Diverse, green transportation can rev up economy

Thursday, October 16, 2008

From a story in The Capital Times:

Could a 21st Century transportation system save our national economy?

Madison Mayor Dave Cieslewicz and several environmental groups say it could.

They released a five-point plan from the Transportation for America Campaign on Wednesday that was touted as a way to create more than 6 million good, green jobs nationally while reducing dependence on oil.

"We need to look to the future" and get on the right track, the mayor said during a news conference at the old train depot on West Washington Avenue.

Ed Huck, executive director of the Wisconsin Alliance of Cities, added, "No business is going to locate in a state that doesn't provide a diversity of transportation options."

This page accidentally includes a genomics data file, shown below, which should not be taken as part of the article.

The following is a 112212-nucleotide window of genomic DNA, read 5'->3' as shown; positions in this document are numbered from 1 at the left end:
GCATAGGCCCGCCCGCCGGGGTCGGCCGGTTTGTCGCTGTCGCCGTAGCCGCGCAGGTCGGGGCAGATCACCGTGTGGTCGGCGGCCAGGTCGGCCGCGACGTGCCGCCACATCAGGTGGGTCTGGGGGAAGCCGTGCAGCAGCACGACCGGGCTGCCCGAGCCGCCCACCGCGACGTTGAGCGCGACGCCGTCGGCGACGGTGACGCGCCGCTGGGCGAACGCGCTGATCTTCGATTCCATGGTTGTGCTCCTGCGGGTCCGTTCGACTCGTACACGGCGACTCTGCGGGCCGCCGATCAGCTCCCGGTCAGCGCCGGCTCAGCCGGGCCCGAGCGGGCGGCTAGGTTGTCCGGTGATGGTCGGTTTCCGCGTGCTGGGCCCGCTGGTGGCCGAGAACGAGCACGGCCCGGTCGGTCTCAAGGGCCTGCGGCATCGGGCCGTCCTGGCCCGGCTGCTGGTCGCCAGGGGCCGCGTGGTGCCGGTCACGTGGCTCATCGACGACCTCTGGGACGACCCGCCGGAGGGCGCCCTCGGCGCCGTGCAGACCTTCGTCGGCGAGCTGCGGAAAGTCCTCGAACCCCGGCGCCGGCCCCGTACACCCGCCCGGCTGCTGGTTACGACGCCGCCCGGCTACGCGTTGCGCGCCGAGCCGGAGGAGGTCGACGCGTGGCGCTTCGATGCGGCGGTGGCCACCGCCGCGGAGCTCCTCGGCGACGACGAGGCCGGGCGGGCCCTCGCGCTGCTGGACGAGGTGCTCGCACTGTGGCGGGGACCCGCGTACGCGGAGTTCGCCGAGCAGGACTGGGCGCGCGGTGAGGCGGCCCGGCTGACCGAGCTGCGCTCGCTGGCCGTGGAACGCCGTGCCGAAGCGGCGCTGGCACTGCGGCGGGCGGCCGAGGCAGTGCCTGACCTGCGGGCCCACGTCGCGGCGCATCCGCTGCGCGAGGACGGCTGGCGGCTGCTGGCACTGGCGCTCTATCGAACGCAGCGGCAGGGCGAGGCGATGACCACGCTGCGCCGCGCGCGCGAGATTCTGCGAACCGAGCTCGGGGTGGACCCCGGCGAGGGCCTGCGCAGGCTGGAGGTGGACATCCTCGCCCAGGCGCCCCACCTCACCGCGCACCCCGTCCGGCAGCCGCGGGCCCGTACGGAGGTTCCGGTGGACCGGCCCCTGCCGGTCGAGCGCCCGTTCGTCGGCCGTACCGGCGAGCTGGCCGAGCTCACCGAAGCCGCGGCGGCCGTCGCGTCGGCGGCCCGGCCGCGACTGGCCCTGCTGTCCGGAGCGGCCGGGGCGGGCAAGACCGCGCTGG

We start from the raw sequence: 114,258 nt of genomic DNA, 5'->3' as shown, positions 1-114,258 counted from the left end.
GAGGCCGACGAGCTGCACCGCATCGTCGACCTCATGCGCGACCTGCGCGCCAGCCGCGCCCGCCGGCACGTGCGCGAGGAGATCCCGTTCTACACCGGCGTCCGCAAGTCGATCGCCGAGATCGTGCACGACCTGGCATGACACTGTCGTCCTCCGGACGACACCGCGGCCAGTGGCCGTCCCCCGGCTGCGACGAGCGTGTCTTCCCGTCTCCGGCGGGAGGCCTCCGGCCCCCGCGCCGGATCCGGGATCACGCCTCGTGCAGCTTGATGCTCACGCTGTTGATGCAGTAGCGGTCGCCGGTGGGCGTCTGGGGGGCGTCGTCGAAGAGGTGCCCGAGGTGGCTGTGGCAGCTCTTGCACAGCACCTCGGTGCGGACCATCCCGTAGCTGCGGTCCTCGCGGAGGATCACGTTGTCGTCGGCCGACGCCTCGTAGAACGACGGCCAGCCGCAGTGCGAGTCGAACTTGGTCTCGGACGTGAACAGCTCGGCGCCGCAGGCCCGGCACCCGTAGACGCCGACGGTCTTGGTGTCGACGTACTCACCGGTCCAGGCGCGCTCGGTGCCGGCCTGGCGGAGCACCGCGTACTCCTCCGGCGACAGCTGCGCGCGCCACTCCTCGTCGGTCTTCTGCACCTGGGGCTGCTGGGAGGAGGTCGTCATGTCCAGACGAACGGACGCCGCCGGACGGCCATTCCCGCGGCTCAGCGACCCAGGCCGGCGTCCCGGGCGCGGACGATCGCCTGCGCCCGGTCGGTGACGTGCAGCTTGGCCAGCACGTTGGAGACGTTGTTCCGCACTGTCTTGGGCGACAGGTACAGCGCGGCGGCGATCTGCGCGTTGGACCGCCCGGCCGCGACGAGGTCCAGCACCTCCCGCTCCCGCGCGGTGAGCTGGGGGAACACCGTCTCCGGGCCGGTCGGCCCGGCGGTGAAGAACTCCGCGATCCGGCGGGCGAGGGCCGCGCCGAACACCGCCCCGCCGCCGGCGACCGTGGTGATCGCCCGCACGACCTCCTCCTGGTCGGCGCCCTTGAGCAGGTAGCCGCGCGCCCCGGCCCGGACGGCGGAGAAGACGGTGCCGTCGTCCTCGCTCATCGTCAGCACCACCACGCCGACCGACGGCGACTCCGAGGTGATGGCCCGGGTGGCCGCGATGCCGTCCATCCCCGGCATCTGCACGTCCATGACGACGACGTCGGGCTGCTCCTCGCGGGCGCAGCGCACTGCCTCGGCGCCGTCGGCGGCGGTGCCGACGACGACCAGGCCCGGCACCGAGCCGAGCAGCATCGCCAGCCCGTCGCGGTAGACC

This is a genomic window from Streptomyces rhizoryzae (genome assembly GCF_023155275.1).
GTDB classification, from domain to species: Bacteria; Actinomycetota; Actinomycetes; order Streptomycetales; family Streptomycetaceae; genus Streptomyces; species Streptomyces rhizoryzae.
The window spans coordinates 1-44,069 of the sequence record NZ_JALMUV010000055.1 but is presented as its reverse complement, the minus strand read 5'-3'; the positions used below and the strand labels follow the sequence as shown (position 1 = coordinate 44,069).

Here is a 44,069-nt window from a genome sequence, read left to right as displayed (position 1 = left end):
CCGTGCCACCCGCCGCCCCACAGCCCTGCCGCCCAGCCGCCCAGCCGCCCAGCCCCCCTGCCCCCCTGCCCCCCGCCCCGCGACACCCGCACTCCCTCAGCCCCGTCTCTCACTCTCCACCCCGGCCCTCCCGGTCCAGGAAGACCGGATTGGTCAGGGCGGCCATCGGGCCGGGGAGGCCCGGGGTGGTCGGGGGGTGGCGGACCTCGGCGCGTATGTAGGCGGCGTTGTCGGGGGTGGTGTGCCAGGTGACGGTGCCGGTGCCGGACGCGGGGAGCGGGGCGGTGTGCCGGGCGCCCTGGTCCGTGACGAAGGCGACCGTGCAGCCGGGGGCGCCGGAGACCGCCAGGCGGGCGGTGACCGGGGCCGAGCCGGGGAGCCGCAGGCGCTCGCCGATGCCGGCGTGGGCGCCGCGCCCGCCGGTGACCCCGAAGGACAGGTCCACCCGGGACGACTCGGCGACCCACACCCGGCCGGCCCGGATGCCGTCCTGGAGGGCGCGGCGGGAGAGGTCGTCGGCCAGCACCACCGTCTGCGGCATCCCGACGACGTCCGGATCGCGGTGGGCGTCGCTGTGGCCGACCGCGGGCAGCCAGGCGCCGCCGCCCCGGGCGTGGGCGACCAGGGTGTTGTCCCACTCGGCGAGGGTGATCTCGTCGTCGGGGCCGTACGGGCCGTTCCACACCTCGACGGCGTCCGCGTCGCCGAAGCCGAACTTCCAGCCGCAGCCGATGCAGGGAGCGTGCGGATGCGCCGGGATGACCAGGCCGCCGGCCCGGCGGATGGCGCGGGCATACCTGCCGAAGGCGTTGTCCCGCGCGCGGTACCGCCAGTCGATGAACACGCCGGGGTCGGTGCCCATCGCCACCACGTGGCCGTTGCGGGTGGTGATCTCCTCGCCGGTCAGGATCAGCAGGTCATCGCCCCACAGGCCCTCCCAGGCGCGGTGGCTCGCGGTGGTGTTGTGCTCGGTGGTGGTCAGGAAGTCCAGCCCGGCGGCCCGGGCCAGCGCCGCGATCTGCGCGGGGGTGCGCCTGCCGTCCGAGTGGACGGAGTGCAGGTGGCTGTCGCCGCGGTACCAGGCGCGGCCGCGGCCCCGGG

The report calls for investment in public transit; high-speed and intercity rail; neighborhoods that are less car-dependent, more walkable and more affordable; and restoration of the thousands of roads and bridges in failing condition across the United States.

"Families living in neighborhoods adjacent to rail transit spend just 9 percent of their household budget on transportation as compared to 25 percent for those in automobile dependent areas," the report said. "A person can achieve an average savings of $9,499 per year by taking public transportation instead of driving."

Specifically, the report suggests:

+ Modernizing and expanding rail and transit networks by connecting the metro regions that are engines of the modern economy to be able to catch up to and pass competitors in China and Europe
+ Investing in cleaner vehicles and new fuels
+ Fixing crumbling highways, bridges and transit systems, instead of concentrating on new roads
+ Re-evaluating projects currently in the pipeline to eliminate those with little economic return
+ Providing affordable and efficient travel and housing options and asking private real estate developers which would benefit from new rail stations and transit lines to contribute toward that service.
For more about the national campaign, go to Transportation for America.